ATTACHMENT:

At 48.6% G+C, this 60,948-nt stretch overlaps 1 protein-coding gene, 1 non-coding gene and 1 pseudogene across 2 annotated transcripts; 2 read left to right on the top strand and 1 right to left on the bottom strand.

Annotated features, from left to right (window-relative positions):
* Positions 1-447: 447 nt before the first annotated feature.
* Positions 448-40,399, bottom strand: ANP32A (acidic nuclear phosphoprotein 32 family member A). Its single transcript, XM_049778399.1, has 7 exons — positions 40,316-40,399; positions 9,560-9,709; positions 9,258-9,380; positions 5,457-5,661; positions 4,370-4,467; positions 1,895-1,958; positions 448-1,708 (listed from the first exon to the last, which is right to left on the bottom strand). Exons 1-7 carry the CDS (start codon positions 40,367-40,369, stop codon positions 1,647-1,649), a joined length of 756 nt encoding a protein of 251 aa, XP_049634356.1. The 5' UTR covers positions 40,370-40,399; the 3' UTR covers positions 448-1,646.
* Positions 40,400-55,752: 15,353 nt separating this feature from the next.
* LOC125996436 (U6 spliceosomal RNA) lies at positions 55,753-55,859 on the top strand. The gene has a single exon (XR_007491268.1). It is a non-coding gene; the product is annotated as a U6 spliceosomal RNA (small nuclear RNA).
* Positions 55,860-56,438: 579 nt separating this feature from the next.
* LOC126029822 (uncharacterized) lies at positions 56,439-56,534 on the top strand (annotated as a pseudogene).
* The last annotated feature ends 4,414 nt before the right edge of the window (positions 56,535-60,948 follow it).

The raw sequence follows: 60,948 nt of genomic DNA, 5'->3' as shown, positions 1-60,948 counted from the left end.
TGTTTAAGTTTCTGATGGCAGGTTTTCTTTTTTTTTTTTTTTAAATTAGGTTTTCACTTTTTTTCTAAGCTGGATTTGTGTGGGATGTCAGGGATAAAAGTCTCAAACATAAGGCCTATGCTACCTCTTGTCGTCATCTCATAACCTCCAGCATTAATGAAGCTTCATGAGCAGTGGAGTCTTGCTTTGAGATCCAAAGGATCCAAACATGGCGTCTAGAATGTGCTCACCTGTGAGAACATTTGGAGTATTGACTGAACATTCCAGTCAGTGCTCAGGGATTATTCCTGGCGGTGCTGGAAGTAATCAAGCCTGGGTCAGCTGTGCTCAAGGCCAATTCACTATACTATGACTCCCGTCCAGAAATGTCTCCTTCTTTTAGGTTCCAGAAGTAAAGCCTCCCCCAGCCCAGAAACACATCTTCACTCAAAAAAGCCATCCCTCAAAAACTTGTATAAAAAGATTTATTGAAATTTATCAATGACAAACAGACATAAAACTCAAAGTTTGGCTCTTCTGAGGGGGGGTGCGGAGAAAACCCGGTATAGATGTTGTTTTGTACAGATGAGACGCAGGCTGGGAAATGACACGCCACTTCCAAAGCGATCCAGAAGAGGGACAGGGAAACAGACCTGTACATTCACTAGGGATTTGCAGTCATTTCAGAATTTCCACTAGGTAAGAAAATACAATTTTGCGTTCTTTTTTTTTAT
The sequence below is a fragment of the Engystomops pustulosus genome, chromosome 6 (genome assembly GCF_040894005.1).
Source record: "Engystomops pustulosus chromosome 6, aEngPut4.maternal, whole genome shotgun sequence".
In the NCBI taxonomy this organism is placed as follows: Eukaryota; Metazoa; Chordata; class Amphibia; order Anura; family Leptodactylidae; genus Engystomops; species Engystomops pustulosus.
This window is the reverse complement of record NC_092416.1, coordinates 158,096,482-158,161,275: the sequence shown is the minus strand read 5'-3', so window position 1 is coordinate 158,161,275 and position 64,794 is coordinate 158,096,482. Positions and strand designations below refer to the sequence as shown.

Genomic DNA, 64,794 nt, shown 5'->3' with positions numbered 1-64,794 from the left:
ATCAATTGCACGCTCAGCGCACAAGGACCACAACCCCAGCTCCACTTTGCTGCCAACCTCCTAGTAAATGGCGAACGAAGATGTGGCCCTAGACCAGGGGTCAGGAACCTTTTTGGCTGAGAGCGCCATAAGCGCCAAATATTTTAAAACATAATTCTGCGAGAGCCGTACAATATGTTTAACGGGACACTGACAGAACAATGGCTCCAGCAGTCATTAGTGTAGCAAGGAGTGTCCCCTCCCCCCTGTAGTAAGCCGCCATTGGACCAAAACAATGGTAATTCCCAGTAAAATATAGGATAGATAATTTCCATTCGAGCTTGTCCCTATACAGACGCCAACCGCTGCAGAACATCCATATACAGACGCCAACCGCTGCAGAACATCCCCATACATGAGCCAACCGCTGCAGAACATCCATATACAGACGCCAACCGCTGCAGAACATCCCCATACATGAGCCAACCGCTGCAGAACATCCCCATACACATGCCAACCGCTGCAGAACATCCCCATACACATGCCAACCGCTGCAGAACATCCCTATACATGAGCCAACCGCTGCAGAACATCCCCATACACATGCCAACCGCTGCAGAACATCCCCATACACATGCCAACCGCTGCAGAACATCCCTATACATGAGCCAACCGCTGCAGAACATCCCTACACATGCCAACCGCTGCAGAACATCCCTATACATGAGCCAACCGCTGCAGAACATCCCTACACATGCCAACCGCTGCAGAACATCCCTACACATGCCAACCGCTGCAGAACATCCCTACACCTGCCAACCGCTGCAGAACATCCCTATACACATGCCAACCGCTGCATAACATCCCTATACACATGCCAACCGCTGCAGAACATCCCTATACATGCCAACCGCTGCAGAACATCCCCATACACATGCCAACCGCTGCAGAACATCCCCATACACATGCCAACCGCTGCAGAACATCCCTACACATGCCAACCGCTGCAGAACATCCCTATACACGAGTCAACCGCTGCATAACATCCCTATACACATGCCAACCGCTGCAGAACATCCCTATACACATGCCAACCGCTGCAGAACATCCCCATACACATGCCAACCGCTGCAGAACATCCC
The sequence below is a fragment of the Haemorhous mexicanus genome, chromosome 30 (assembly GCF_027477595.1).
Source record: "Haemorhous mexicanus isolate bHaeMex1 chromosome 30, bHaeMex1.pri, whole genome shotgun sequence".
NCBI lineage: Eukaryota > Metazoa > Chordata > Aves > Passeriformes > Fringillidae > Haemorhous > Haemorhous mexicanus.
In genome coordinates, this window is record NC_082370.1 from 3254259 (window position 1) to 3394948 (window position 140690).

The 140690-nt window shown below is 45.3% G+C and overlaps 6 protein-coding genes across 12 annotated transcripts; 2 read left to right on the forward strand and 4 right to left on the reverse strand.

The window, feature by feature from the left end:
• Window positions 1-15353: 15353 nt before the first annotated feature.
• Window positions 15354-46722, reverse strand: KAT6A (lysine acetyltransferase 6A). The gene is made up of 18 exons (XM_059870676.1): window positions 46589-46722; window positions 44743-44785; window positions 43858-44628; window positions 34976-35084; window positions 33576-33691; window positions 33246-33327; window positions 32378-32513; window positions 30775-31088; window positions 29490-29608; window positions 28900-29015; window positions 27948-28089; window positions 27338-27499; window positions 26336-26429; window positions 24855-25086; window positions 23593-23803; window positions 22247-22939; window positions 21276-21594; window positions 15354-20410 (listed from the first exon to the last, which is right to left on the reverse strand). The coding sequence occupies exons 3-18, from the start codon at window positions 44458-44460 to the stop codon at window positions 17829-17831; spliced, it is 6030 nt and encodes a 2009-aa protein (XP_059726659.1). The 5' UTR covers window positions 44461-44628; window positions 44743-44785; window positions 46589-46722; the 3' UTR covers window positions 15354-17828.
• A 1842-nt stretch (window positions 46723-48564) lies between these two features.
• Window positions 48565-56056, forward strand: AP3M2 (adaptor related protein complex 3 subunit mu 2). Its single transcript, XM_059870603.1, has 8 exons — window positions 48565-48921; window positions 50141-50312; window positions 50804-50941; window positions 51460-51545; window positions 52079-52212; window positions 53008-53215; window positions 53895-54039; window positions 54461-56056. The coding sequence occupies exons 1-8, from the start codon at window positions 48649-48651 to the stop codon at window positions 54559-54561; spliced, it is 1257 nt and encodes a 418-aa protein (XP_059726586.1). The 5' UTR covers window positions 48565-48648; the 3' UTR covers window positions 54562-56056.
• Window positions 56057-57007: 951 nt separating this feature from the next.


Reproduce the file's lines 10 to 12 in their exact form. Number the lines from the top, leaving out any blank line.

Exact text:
The raw sequence follows: 60,948 nt of genomic DNA, 5'->3' as shown, positions 1-60,948 counted from the left end.
TGTTTAAGTTTCTGATGGCAGGTTTTCTTTTTTTTTTTTTTTAAATTAGGTTTTCACTTTTTTTCTAAGCTGGATTTGTGTGGGATGTCAGGGATAAAAGTCTCAAACATAAGGCCTATGCTACCTCTTGTCGTCATCTCATAACCTCCAGCATTAATGAAGCTTCATGAGCAGTGGAGTCTTGCTTTGAGATCCAAAGGATCCAAACATGGCGTCTAGAATGTGCTCACCTGTGAGAACATTTGGAGTATTGACTGAACATTCCAGTCAGTGCTCAGGGATTATTCCTGGCGGTGCTGGAAGTAATCAAGCCTGGGTCAGCTGTGCTCAAGGCCAATTCACTATACTATGACTCCCGTCCAGAAATGTCTCCTTCTTTTAGGTTCCAGAAGTAAAGCCTCCCCCAGCCCAGAAACACATCTTCACTCAAAAAAGCCATCCCTCAAAAACTTGTATAAAAAGATTTATTGAAATTTATCAATGACAAACAGACATAAAACTCAAAGTTTGGCTCTTCTGAGGGGGGGTGCGGAGAAAACCCGGTATAGATGTTGTTTTGTACAGATGAGACGCAGGCTGGGAAATGACACGCCACTTCCAAAGCGATCCAGAAGAGGGACAGGGAAACAGACCTGTACATTCACTAGGGATTTGCAGTCATTTCAGAATTTCCACTAGGTAAGAAAATACAATTTTGCGTTCTTTTTTTTTAT
The sequence below is a fragment of the Engystomops pustulosus genome, chromosome 6 (genome assembly GCF_040894005.1).